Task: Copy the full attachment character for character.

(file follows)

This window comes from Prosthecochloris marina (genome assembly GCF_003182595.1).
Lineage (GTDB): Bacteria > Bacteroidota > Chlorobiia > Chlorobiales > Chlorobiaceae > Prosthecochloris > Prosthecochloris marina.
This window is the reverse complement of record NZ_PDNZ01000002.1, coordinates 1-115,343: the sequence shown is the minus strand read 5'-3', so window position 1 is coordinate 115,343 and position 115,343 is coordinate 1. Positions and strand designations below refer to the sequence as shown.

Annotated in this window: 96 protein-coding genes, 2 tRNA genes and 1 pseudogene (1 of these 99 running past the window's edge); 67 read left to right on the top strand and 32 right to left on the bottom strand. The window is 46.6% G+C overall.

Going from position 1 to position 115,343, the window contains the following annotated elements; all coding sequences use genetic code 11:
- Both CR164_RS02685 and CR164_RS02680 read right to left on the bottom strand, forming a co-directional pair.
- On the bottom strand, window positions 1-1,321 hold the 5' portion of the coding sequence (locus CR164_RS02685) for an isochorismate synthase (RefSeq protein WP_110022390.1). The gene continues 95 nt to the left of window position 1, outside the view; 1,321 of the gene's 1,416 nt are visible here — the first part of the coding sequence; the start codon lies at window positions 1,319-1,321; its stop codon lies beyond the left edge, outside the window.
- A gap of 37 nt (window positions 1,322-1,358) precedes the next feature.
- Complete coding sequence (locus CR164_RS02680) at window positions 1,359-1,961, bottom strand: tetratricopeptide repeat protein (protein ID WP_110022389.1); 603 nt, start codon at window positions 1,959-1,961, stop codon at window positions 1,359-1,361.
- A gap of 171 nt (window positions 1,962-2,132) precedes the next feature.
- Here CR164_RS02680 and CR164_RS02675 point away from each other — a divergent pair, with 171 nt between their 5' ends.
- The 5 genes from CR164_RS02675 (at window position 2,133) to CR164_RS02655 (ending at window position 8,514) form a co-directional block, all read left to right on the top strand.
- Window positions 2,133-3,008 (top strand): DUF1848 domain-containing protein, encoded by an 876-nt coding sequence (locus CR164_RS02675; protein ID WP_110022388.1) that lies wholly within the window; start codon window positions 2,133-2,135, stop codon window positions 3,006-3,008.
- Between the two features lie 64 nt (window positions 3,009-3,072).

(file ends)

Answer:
This window comes from Prosthecochloris marina (genome assembly GCF_003182595.1).
Lineage (GTDB): Bacteria > Bacteroidota > Chlorobiia > Chlorobiales > Chlorobiaceae > Prosthecochloris > Prosthecochloris marina.
This window is the reverse complement of record NZ_PDNZ01000002.1, coordinates 1-115,343: the sequence shown is the minus strand read 5'-3', so window position 1 is coordinate 115,343 and position 115,343 is coordinate 1. Positions and strand designations below refer to the sequence as shown.

Annotated in this window: 96 protein-coding genes, 2 tRNA genes and 1 pseudogene (1 of these 99 running past the window's edge); 67 read left to right on the top strand and 32 right to left on the bottom strand. The window is 46.6% G+C overall.

Going from position 1 to position 115,343, the window contains the following annotated elements; all coding sequences use genetic code 11:
- Both CR164_RS02685 and CR164_RS02680 read right to left on the bottom strand, forming a co-directional pair.
- On the bottom strand, window positions 1-1,321 hold the 5' portion of the coding sequence (locus CR164_RS02685) for an isochorismate synthase (RefSeq protein WP_110022390.1). The gene continues 95 nt to the left of window position 1, outside the view; 1,321 of the gene's 1,416 nt are visible here — the first part of the coding sequence; the start codon lies at window positions 1,319-1,321; its stop codon lies beyond the left edge, outside the window.
- A gap of 37 nt (window positions 1,322-1,358) precedes the next feature.
- Complete coding sequence (locus CR164_RS02680) at window positions 1,359-1,961, bottom strand: tetratricopeptide repeat protein (protein ID WP_110022389.1); 603 nt, start codon at window positions 1,959-1,961, stop codon at window positions 1,359-1,361.
- A gap of 171 nt (window positions 1,962-2,132) precedes the next feature.
- Here CR164_RS02680 and CR164_RS02675 point away from each other — a divergent pair, with 171 nt between their 5' ends.
- The 5 genes from CR164_RS02675 (at window position 2,133) to CR164_RS02655 (ending at window position 8,514) form a co-directional block, all read left to right on the top strand.
- Window positions 2,133-3,008 (top strand): DUF1848 domain-containing protein, encoded by an 876-nt coding sequence (locus CR164_RS02675; protein ID WP_110022388.1) that lies wholly within the window; start codon window positions 2,133-2,135, stop codon window positions 3,006-3,008.
- Between the two features lie 64 nt (window positions 3,009-3,072).